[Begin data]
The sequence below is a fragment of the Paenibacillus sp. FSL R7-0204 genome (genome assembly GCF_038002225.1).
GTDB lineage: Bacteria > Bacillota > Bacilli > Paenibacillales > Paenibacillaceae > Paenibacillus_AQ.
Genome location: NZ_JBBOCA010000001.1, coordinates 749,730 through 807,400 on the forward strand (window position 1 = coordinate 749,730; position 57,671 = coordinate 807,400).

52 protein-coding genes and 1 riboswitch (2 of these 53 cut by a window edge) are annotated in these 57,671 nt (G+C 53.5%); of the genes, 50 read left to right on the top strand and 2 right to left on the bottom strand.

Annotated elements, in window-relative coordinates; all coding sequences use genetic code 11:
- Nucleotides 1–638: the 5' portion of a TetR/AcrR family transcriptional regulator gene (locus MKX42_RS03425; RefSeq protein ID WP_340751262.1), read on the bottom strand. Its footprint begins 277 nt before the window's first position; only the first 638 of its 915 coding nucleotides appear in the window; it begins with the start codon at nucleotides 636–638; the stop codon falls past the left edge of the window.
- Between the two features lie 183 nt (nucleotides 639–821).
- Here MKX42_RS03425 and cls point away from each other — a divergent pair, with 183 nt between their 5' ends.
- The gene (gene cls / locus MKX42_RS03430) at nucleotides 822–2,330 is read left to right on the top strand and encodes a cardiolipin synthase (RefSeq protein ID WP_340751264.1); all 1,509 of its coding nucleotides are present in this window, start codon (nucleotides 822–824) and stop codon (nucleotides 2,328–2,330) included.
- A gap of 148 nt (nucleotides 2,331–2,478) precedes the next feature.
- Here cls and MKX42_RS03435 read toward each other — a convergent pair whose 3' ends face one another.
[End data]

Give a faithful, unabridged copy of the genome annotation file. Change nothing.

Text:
The sequence below is a fragment of the Paenibacillus sp. FSL R7-0204 genome (genome assembly GCF_038002225.1).
GTDB lineage: Bacteria > Bacillota > Bacilli > Paenibacillales > Paenibacillaceae > Paenibacillus_AQ.
Genome location: NZ_JBBOCA010000001.1, coordinates 749,730 through 807,400 on the forward strand (window position 1 = coordinate 749,730; position 57,671 = coordinate 807,400).

52 protein-coding genes and 1 riboswitch (2 of these 53 cut by a window edge) are annotated in these 57,671 nt (G+C 53.5%); of the genes, 50 read left to right on the top strand and 2 right to left on the bottom strand.

Annotated elements, in window-relative coordinates; all coding sequences use genetic code 11:
- Nucleotides 1–638: the 5' portion of a TetR/AcrR family transcriptional regulator gene (locus MKX42_RS03425; RefSeq protein ID WP_340751262.1), read on the bottom strand. Its footprint begins 277 nt before the window's first position; only the first 638 of its 915 coding nucleotides appear in the window; it begins with the start codon at nucleotides 636–638; the stop codon falls past the left edge of the window.
- Between the two features lie 183 nt (nucleotides 639–821).
- Here MKX42_RS03425 and cls point away from each other — a divergent pair, with 183 nt between their 5' ends.
- The gene (gene cls / locus MKX42_RS03430) at nucleotides 822–2,330 is read left to right on the top strand and encodes a cardiolipin synthase (RefSeq protein ID WP_340751264.1); all 1,509 of its coding nucleotides are present in this window, start codon (nucleotides 822–824) and stop codon (nucleotides 2,328–2,330) included.
- A gap of 148 nt (nucleotides 2,331–2,478) precedes the next feature.
- Here cls and MKX42_RS03435 read toward each other — a convergent pair whose 3' ends face one another.